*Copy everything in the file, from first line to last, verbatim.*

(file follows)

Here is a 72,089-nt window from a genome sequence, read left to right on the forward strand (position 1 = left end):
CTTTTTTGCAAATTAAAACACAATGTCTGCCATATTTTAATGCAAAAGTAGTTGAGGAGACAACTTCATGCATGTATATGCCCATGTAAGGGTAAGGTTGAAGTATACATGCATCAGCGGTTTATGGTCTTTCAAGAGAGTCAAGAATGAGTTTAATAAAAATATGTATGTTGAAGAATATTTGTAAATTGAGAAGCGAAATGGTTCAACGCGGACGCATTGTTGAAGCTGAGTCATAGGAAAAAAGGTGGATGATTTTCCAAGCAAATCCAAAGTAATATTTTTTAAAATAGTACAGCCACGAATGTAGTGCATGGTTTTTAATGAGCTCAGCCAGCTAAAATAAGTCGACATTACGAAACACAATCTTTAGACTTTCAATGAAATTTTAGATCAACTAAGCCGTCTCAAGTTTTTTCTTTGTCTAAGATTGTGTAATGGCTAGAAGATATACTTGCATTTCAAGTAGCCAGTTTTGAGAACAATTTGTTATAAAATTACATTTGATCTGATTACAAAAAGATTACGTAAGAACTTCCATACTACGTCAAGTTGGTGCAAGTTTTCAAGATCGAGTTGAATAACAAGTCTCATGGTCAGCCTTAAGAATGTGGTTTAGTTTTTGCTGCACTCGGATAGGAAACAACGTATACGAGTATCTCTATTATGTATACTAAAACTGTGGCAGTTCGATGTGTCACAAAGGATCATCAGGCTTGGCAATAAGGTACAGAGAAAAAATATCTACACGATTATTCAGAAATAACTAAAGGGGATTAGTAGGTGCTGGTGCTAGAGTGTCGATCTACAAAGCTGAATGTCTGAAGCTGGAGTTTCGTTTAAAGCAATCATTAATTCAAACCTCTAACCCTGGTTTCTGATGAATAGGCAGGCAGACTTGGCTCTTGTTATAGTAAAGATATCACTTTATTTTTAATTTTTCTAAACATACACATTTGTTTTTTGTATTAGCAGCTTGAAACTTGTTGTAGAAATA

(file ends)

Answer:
Here is a 72,089-nt window from a genome sequence, read left to right on the forward strand (position 1 = left end):
CTTTTTTGCAAATTAAAACACAATGTCTGCCATATTTTAATGCAAAAGTAGTTGAGGAGACAACTTCATGCATGTATATGCCCATGTAAGGGTAAGGTTGAAGTATACATGCATCAGCGGTTTATGGTCTTTCAAGAGAGTCAAGAATGAGTTTAATAAAAATATGTATGTTGAAGAATATTTGTAAATTGAGAAGCGAAATGGTTCAACGCGGACGCATTGTTGAAGCTGAGTCATAGGAAAAAAGGTGGATGATTTTCCAAGCAAATCCAAAGTAATATTTTTTAAAATAGTACAGCCACGAATGTAGTGCATGGTTTTTAATGAGCTCAGCCAGCTAAAATAAGTCGACATTACGAAACACAATCTTTAGACTTTCAATGAAATTTTAGATCAACTAAGCCGTCTCAAGTTTTTTCTTTGTCTAAGATTGTGTAATGGCTAGAAGATATACTTGCATTTCAAGTAGCCAGTTTTGAGAACAATTTGTTATAAAATTACATTTGATCTGATTACAAAAAGATTACGTAAGAACTTCCATACTACGTCAAGTTGGTGCAAGTTTTCAAGATCGAGTTGAATAACAAGTCTCATGGTCAGCCTTAAGAATGTGGTTTAGTTTTTGCTGCACTCGGATAGGAAACAACGTATACGAGTATCTCTATTATGTATACTAAAACTGTGGCAGTTCGATGTGTCACAAAGGATCATCAGGCTTGGCAATAAGGTACAGAGAAAAAATATCTACACGATTATTCAGAAATAACTAAAGGGGATTAGTAGGTGCTGGTGCTAGAGTGTCGATCTACAAAGCTGAATGTCTGAAGCTGGAGTTTCGTTTAAAGCAATCATTAATTCAAACCTCTAACCCTGGTTTCTGATGAATAGGCAGGCAGACTTGGCTCTTGTTATAGTAAAGATATCACTTTATTTTTAATTTTTCTAAACATACACATTTGTTTTTTGTATTAGCAGCTTGAAACTTGTTGTAGAAATA